The X99E-ITX/ac’s greatest design weakness may be those four pins at the leading edge of the PCIe x16 connector, according to my colleagues. It’s a fan header, and the connectors of some fans won’t fit under some graphics cards. Mine fit, but it did smash the wires flat against the top of the plastic, and there’s always a chance that their fan plugs were taller than mine. It’s also one of three connectors though, where many mini-ITX boards only have two.
My biggest concern instead is the rectangular "narrow ILM" cooler mount, which is an alternative specification previously defined for tightly-spaced multi-socket server boards. Where will we find a cooler?
That’s right, ASRock actually includes a cooler with the X99E-ITX/ac! Designed for 2U servers, this little thing is pretty amazing, beginning with its specs. Dynatron says its 60x28mm fan produces 47.5 decibels at 7000 RPM, but our measurements show that it spins all the way up to 7500 RPM, producing a whopping 54 decibels in the process. Thankfully, non-overclockers don’t need to worry about it generating much more than 33 decibels as long as they don’t run an extended full load. And since heavy workloads are the reason you bought an X99 platform for your mini-ITX case, ASRock also includes a liquid cooler mounting bracket for Cooler Master’s Seidon 120V. Other readily-available upgrades include Dynatron’s R27, which is an 80mm alternative to the included cooler. Cooler Master may be the real winner here.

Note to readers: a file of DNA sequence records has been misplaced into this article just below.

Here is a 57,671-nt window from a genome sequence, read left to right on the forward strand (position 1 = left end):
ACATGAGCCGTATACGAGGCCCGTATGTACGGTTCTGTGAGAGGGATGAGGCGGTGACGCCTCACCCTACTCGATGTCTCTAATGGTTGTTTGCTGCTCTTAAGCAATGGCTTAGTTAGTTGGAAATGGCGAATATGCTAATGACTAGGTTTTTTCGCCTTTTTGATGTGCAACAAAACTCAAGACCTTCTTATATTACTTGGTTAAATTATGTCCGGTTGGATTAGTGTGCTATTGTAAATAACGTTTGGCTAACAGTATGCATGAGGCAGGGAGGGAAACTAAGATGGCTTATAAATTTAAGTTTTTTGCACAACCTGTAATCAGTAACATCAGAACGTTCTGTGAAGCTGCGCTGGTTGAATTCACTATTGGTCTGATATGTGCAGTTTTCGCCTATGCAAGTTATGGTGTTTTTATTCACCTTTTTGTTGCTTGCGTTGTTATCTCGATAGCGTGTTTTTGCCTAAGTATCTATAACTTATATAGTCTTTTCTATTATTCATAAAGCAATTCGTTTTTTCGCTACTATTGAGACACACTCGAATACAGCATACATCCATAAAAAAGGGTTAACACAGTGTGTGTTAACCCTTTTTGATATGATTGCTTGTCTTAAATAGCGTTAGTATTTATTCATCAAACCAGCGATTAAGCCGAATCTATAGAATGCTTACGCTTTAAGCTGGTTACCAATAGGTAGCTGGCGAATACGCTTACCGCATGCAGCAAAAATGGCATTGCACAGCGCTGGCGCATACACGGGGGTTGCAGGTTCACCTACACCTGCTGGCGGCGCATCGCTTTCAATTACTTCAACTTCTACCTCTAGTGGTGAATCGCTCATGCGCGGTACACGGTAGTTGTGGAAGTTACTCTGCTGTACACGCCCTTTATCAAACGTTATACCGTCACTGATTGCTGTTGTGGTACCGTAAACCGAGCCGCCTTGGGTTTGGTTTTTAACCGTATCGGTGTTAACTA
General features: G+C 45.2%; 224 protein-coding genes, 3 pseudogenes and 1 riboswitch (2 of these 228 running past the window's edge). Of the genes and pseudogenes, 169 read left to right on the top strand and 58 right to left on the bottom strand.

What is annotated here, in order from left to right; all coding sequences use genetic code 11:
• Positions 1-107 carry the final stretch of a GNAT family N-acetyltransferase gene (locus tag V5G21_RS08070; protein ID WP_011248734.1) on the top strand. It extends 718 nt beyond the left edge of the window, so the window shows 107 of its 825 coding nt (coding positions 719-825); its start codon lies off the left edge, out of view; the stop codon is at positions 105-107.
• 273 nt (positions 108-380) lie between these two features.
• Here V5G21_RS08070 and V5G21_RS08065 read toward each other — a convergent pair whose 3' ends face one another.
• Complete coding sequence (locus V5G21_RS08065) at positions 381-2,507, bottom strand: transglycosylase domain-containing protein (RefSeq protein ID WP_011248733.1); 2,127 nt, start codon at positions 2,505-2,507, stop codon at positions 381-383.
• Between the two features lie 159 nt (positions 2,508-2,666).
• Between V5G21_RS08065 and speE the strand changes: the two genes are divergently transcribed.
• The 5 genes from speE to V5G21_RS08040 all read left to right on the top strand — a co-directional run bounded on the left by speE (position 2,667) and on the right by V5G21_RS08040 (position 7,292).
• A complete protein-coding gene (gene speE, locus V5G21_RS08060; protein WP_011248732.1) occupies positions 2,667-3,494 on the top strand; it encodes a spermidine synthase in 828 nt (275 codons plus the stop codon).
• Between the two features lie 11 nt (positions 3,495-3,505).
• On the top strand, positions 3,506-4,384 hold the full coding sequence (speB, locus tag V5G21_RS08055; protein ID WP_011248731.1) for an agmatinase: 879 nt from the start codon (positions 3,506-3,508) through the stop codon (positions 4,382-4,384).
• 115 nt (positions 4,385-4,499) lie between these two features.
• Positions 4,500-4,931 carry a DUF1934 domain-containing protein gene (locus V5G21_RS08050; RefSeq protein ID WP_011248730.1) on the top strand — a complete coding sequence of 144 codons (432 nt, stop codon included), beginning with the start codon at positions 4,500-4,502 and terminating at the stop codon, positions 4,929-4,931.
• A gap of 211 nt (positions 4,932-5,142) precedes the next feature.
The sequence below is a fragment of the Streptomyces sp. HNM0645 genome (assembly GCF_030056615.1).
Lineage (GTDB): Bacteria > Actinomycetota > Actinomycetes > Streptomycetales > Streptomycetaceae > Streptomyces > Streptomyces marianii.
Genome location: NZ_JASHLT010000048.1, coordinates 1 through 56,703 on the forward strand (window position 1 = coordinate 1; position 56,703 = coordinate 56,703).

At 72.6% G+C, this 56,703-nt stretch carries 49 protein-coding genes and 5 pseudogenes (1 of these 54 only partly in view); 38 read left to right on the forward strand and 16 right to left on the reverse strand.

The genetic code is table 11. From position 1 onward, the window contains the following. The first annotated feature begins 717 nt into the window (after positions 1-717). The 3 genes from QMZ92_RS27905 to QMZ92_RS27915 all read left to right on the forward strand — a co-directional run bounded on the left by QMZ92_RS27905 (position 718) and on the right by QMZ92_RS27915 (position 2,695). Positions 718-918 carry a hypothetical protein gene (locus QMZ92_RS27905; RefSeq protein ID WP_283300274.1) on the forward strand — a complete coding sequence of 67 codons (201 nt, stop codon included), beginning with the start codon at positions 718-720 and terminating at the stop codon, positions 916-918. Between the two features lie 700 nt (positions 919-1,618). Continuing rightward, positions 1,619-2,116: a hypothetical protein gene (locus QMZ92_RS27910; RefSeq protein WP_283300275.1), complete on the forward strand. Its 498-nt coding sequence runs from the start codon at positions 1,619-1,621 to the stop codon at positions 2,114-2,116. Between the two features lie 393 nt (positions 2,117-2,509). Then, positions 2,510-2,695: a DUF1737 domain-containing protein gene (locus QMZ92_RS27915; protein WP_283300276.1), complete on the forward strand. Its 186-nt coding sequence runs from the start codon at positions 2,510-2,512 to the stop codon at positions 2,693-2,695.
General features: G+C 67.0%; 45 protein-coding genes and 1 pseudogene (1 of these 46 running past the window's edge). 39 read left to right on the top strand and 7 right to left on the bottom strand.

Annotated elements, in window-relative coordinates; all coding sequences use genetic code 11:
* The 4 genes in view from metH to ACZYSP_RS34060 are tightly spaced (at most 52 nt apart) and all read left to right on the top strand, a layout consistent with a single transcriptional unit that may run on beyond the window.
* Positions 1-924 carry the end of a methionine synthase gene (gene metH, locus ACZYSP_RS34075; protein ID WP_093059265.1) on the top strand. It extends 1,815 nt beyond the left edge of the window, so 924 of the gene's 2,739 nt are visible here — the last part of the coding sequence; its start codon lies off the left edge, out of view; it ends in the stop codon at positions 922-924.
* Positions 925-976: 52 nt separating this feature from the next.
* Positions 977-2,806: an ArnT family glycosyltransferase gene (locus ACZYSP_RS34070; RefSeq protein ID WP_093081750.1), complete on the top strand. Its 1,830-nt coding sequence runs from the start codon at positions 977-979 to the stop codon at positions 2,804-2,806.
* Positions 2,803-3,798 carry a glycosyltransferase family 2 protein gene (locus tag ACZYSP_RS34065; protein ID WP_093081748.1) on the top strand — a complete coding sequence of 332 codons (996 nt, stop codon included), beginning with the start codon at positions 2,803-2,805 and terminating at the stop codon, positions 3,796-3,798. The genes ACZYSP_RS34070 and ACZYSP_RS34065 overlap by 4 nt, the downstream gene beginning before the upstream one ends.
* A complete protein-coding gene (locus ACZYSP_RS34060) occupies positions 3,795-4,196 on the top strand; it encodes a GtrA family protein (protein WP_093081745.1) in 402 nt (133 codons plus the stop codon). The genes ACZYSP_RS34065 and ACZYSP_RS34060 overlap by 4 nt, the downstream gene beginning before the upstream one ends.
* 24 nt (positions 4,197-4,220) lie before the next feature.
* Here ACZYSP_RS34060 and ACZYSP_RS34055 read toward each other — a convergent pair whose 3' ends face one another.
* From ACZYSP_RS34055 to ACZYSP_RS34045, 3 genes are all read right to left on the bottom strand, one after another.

Accessing the M.2 connector immediately adjacent to the CPU socket requires a narrow CPU cooler. We found several big-air coolers that provide enough clearance, but can’t be screwed down due to the unusual mounting pattern. The USB 3.0 header just south of the M.2 mounting screws would provide even more heat sink clearance, if only more cooling options were available to take advantage of the space.
Shown in the motherboard images, the X99E-ITX/ac includes a separately-wrapped mini-PCIe Wi-Fi card in addition to the parts shown. The installation kit’s greatest weakness might be its inclusion of only two SATA cables, though a USB 3.0 to USB 2.0 adapter points to the motherboard’s single USB 2.0 header in a market where more than two ports are often needed.